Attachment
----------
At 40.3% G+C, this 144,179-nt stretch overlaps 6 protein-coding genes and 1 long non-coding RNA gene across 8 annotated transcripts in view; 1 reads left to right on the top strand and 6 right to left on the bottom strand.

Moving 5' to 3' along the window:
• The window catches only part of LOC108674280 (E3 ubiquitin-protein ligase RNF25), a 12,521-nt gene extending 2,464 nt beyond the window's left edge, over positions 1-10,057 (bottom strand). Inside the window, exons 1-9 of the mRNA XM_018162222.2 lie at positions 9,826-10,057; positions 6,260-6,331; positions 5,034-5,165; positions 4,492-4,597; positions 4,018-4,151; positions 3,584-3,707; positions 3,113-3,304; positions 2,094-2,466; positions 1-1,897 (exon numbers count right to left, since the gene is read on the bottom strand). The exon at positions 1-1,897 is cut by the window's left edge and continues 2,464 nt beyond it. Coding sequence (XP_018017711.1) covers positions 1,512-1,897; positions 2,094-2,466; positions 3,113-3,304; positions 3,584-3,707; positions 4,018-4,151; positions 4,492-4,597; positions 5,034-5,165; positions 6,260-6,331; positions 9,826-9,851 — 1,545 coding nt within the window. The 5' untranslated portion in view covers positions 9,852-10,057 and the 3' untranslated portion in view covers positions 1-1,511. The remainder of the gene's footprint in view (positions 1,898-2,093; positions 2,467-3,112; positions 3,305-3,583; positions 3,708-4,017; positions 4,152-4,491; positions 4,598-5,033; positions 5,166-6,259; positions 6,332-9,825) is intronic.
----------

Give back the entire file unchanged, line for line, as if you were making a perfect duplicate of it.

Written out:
At 40.3% G+C, this 144,179-nt stretch overlaps 6 protein-coding genes and 1 long non-coding RNA gene across 8 annotated transcripts in view; 1 reads left to right on the top strand and 6 right to left on the bottom strand.

Moving 5' to 3' along the window:
• The window catches only part of LOC108674280 (E3 ubiquitin-protein ligase RNF25), a 12,521-nt gene extending 2,464 nt beyond the window's left edge, over positions 1-10,057 (bottom strand). Inside the window, exons 1-9 of the mRNA XM_018162222.2 lie at positions 9,826-10,057; positions 6,260-6,331; positions 5,034-5,165; positions 4,492-4,597; positions 4,018-4,151; positions 3,584-3,707; positions 3,113-3,304; positions 2,094-2,466; positions 1-1,897 (exon numbers count right to left, since the gene is read on the bottom strand). The exon at positions 1-1,897 is cut by the window's left edge and continues 2,464 nt beyond it. Coding sequence (XP_018017711.1) covers positions 1,512-1,897; positions 2,094-2,466; positions 3,113-3,304; positions 3,584-3,707; positions 4,018-4,151; positions 4,492-4,597; positions 5,034-5,165; positions 6,260-6,331; positions 9,826-9,851 — 1,545 coding nt within the window. The 5' untranslated portion in view covers positions 9,852-10,057 and the 3' untranslated portion in view covers positions 1-1,511. The remainder of the gene's footprint in view (positions 1,898-2,093; positions 2,467-3,112; positions 3,305-3,583; positions 3,708-4,017; positions 4,152-4,491; positions 4,598-5,033; positions 5,166-6,259; positions 6,332-9,825) is intronic.